How does Faulkner create non-chronological sequences in "A Rose for Emily," and why does he write the story this way?
"A Rose for Emily" begins with the climax, Miss Emily's death, but it only reveals half of the climax. The other half of the climax involves who slept next to her, Homer, who had long since been dead. In this way, Faulkner frames the story using a Gothic theme of death in the climax at the beginning and then the theme of decay in the resolution at the end.
The jumbled chronology is structured like a ‘gossip story.’ Each section is designed for the reader to make a judgment of Emily. Here's how the chronology breaks down:
- People talk about how Emily hasn’t paid her taxes
- She has been sheltered her whole life by her dad
- Colonel Sartoris (mayor) knew he wouldn’t get taxes from her (Southern pride)
- He creates a story why she doesn’t pay
- She believes the story and buys into it
- A strange smell emits from Emily’s house
- Men have to sneak around her house to spread lime to cover smell
- Does she see them? Is she all “together?”
- The first appearance of Homer Barron
- Townspeople react-women gossiping
- Emily is seen buying arsenic
- Faulkner forces us to make a judgment at this point
- Should we feel sorry for her? Is she senile? Scandalous?
- Does she buy the arsenic before or after Homer’s visit?
- Emily’s cousins arrive to prepare her for marriage
- Emily buys men’s clothing and toiletries
- This is the last time anyone sees Homer
- Another judgment is forced upon the reader
- Emily dies
- Back to present time
- Emily is dead
- The townspeople open her bedroom door that has been shut for over 30 years
- Their discovery creates shudders of horror and disgust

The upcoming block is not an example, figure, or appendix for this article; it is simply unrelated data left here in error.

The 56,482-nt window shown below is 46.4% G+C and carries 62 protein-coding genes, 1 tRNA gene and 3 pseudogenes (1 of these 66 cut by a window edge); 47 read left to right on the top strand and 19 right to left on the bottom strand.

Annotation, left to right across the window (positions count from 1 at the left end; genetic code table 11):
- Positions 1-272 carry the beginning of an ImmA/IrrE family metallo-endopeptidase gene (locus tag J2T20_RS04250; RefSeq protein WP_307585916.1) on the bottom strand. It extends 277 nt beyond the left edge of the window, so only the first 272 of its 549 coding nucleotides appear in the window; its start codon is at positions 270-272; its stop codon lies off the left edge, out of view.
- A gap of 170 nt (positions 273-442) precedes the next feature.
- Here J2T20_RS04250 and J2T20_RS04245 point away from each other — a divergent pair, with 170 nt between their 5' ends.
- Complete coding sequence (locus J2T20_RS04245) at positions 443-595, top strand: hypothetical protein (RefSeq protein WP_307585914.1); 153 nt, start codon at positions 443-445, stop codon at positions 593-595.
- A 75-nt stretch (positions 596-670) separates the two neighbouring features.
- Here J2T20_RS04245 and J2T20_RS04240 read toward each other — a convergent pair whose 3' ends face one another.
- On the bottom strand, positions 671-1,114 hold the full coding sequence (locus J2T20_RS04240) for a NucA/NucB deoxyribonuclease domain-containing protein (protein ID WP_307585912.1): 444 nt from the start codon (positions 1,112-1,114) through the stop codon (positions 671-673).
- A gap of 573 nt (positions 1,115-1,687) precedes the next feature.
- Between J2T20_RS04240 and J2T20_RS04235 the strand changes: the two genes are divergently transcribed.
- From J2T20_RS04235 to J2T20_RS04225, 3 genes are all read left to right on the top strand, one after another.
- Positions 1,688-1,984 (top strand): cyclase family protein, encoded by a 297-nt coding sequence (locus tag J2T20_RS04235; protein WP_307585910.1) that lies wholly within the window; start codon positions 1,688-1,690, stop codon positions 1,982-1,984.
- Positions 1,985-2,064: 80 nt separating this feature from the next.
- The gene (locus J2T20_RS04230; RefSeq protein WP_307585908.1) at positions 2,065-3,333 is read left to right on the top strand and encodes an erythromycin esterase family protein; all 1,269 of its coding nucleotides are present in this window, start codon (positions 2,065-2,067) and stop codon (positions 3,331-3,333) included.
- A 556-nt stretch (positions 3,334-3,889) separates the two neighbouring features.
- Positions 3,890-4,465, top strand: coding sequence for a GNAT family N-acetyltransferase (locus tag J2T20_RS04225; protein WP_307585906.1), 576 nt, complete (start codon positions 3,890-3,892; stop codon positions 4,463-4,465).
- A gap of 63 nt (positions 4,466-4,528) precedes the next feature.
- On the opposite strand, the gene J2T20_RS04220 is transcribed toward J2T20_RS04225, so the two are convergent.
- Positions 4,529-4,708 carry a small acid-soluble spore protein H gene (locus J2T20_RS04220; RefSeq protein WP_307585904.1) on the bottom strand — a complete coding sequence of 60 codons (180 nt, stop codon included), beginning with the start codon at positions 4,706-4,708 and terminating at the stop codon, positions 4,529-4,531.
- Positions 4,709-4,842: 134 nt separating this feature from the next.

- The final judgment/response from the reader is laid out
"A Rose for Emily" is told by a first person narrator speaking for the "collective" (the community, "we") in a series of flashbacks with heavy foreshadowing to future events. The story tells the principle points of the life of Emily, a town "monument," and begins with the town's response to her funeral: the men went out of "respectful affection" and the women went to "see the inside of her house." Using this opening, Faulkner marks his story as a eulogy to Emily, a metaphoric rose tossed--ironically as it turns out--on her coffin while he ties Emily's life to her house, which turns out to be important to the surprise ending of the story.
One reason Faulkner uses non-chronological time sequences for Emily's story is to establish her as a sympathetic character. The narrator has a horrendous tale to tell but uses an ironically reverential tone that is never displaced by a judgmental tone. The objective is to circumvent the judgmentalism and censure that would surely occur if the narrator got straight to the point and simply told the story of the discovery of what was in the bed in Emily's house--what two things were in the bed.
William Faulkner's "jumbled chronology" in his short story, "A Rose for Emily," is meant to keep the suspense high and the reader guessing as to the eventual outcome. He wrote it during a time that he was experimenting with various structures of time and the use of flashbacks and flash-forwards. Since the story itself dealt with Miss Emily's problems with the ever-changing world and society of the Deep South, these shifts in time were probably meant to represent a reflective thought process similar to an aging person reflecting upon the past. You may gain some additional insight from the links included below.